FAQ – Euthanasia in the Netherlands

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In 2002, the Netherlands decriminalised euthanasia in cases where very strict criteria are met. This change in the law has been widely misreported abroad. Here are the essential facts about the Dutch policy on euthanasia.

-  What is the difference between euthanasia and assisted suicide?

Assisted suicide is the process by which an individual, who may otherwise be incapable, is provided with the means (drugs or equipment) to commit suicide. In some cases, the terms ‘aid in dying’ or ‘death with dignity’ are preferred.

The term ‘euthanasia’ refers to an act that ends a life in a painless manner, performed by someone other than the patient. This may include withholding common treatments resulting in death, removal of the patient from life support, or the use of lethal substances or forces to end the life of the patient.

- Is euthanasia legal in the Netherlands?

Yes and no. In April 2002, the Netherlands introduced a new law on euthanasia, becoming the first country in the world to legalise the practice within strict boundaries. Euthanasia remains a criminal offence, but is decriminalised if all of the very strict criteria are met.

- What are the criteria for decriminalisation?

The due care criteria which must be met in order to obtain exemption from criminal liability require that the attending physician:

  • be satisfied that the patient has made a voluntary and well considered request
  • be satisfied that the patient's suffering is unbearable, and that there is no prospect of improvement has informed the patient about his or her situation and prospects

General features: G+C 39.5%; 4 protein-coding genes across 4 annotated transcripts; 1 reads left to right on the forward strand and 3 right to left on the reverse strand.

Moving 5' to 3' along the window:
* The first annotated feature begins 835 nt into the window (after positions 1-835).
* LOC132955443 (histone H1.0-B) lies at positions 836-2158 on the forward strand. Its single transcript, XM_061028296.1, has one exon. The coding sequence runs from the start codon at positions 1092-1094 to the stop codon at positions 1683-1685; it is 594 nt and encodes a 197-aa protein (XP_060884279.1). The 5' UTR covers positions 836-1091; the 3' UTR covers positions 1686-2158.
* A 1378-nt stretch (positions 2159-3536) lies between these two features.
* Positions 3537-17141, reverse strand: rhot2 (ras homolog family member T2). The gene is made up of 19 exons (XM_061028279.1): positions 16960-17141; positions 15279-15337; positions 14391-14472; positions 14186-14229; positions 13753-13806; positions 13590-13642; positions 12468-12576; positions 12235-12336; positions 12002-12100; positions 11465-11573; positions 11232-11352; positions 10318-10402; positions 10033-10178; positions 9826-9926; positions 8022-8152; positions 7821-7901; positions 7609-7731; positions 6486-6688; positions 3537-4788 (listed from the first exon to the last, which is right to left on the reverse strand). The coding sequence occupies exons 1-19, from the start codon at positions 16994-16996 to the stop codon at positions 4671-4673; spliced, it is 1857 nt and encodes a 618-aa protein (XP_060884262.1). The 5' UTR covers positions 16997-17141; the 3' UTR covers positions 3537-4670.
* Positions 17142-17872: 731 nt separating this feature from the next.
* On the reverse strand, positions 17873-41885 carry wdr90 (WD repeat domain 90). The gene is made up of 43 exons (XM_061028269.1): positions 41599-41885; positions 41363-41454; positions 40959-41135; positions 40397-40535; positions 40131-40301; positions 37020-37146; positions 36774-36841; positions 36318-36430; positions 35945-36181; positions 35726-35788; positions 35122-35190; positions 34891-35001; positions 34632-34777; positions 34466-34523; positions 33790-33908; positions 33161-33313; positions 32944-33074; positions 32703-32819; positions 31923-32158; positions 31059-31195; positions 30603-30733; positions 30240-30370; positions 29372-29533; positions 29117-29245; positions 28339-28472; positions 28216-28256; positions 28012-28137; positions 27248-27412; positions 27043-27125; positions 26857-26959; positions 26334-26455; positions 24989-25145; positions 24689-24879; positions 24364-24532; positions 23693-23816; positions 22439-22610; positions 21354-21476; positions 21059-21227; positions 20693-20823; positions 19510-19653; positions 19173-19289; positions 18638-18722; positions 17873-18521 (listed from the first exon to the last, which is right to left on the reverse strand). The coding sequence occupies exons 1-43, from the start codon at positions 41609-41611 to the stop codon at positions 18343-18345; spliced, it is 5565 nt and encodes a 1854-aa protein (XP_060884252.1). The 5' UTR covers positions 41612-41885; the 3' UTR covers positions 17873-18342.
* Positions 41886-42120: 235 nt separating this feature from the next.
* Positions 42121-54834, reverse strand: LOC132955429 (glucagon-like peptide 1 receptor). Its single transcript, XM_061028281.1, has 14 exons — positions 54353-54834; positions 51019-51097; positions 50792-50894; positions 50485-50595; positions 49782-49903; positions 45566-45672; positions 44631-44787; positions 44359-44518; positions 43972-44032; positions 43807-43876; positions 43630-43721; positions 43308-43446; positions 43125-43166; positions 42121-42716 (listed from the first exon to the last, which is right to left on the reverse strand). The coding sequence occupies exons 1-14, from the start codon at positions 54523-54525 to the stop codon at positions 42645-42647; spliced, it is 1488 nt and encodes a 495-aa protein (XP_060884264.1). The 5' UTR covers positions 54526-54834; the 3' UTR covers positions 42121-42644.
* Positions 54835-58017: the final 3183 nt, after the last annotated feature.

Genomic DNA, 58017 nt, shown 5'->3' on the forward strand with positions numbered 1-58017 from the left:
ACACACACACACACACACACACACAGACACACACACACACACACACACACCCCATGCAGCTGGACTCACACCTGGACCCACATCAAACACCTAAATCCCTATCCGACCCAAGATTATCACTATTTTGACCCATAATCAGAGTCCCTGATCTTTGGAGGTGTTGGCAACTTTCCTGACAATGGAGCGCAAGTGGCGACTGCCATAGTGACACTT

• has come to the conclusion, together with the patient, that there is no reasonable alternative in the light of the patient's situation
  • has consulted at least one other physician, who must have seen the patient and given a written opinion on the due care criteria referred to above, and
  • has terminated the patient's life or provided assistance with suicide with due medical care and attention.

The doctor must also report the cause of death to the municipal coroner in accordance with the relevant provisions of the Burial and Cremation Act.

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- How does the system work in practice?

The current system depends on the voluntary reporting of euthanasia by doctors to the Euthanasia Commission via five regional euthanasia monitoring committees. Euthanasia can only be carried out if the patient requests it and is judged by two doctors to be in unbearable suffering without prospect of improvement. The Euthanasia Commission looks carefully at each case and subsequently decides whether the doctor(s) will be pursued for causing a death or murder. The commission members are always a lawyer, a doctor and an ethicist.

- Is there pressure to broaden the criteria under which euthanasia is permitted?

There is an ongoing debate about whether the boundaries of legalised euthanasia should be extended. Right to Die-NL set up a commission to examine the 'tired of life' euthanasia issue after a Dutch doctor was prosecuted for answering a request for euthanasia from an ageing politician, Edward Brongersma, who, although ill, was not facing imminent death. The senator was tired of living and didn't want to go on.

The commission, under the chairmanship of emeritus professor of clinical psychology and psychotherapy Jos Dijkhuis, decided that the rules do indeed, under strict conditions, allow for a doctor to help in such cases. Research has shown that 30 percent of Dutch doctors have received a request for euthanasia from people who were tired of living.

- What do the public think about ‘tired of life’ euthanasia?

A poll by Dutch research bureau Intomart GfK showed that 63 percent of the 1,000 people surveyed supported granting the right to die to the elderly, even if they were not ill, while 74 percent supported the controlled distribution of "suicide" pills to those who felt their lives were done.

However, changes to the law look unlikely under the present government as the Christian Union is a junior partner in the ruling coalition, and is opposed to euthanasia in all circumstances.

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- Have any doctors or other individuals been prosecuted under this legislation?